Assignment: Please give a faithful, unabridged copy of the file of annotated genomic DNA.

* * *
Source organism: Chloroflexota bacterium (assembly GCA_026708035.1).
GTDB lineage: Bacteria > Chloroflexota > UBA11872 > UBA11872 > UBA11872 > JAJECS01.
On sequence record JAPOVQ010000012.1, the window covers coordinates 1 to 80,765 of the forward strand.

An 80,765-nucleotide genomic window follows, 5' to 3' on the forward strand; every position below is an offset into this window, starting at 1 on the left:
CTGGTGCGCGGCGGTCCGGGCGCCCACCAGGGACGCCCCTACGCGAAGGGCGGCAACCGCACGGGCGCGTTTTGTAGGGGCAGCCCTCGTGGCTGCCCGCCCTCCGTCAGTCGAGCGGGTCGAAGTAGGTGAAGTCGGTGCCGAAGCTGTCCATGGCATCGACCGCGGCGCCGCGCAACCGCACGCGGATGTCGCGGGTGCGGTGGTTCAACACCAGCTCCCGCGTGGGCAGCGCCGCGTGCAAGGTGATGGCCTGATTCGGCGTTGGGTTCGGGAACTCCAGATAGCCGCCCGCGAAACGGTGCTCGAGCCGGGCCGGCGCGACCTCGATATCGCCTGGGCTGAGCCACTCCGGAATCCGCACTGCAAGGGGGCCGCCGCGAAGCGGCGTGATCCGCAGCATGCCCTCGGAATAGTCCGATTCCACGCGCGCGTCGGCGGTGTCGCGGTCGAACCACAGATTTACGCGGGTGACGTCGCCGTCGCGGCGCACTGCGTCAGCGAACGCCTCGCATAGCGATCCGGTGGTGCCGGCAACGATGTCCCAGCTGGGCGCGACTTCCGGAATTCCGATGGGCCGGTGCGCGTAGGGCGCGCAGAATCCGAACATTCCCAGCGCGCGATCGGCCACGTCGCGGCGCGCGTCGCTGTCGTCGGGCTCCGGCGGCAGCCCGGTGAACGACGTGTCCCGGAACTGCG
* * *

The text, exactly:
Source organism: Chloroflexota bacterium (assembly GCA_026708035.1).
GTDB lineage: Bacteria > Chloroflexota > UBA11872 > UBA11872 > UBA11872 > JAJECS01.
On sequence record JAPOVQ010000012.1, the window covers coordinates 1 to 80,765 of the forward strand.

An 80,765-nucleotide genomic window follows, 5' to 3' on the forward strand; every position below is an offset into this window, starting at 1 on the left:
CTGGTGCGCGGCGGTCCGGGCGCCCACCAGGGACGCCCCTACGCGAAGGGCGGCAACCGCACGGGCGCGTTTTGTAGGGGCAGCCCTCGTGGCTGCCCGCCCTCCGTCAGTCGAGCGGGTCGAAGTAGGTGAAGTCGGTGCCGAAGCTGTCCATGGCATCGACCGCGGCGCCGCGCAACCGCACGCGGATGTCGCGGGTGCGGTGGTTCAACACCAGCTCCCGCGTGGGCAGCGCCGCGTGCAAGGTGATGGCCTGATTCGGCGTTGGGTTCGGGAACTCCAGATAGCCGCCCGCGAAACGGTGCTCGAGCCGGGCCGGCGCGACCTCGATATCGCCTGGGCTGAGCCACTCCGGAATCCGCACTGCAAGGGGGCCGCCGCGAAGCGGCGTGATCCGCAGCATGCCCTCGGAATAGTCCGATTCCACGCGCGCGTCGGCGGTGTCGCGGTCGAACCACAGATTTACGCGGGTGACGTCGCCGTCGCGGCGCACTGCGTCAGCGAACGCCTCGCATAGCGATCCGGTGGTGCCGGCAACGATGTCCCAGCTGGGCGCGACTTCCGGAATTCCGATGGGCCGGTGCGCGTAGGGCGCGCAGAATCCGAACATTCCCAGCGCGCGATCGGCCACGTCGCGGCGCGCGTCGCTGTCGTCGGGCTCCGGCGGCAGCCCGGTGAACGACGTGTCCCGGAACTGCG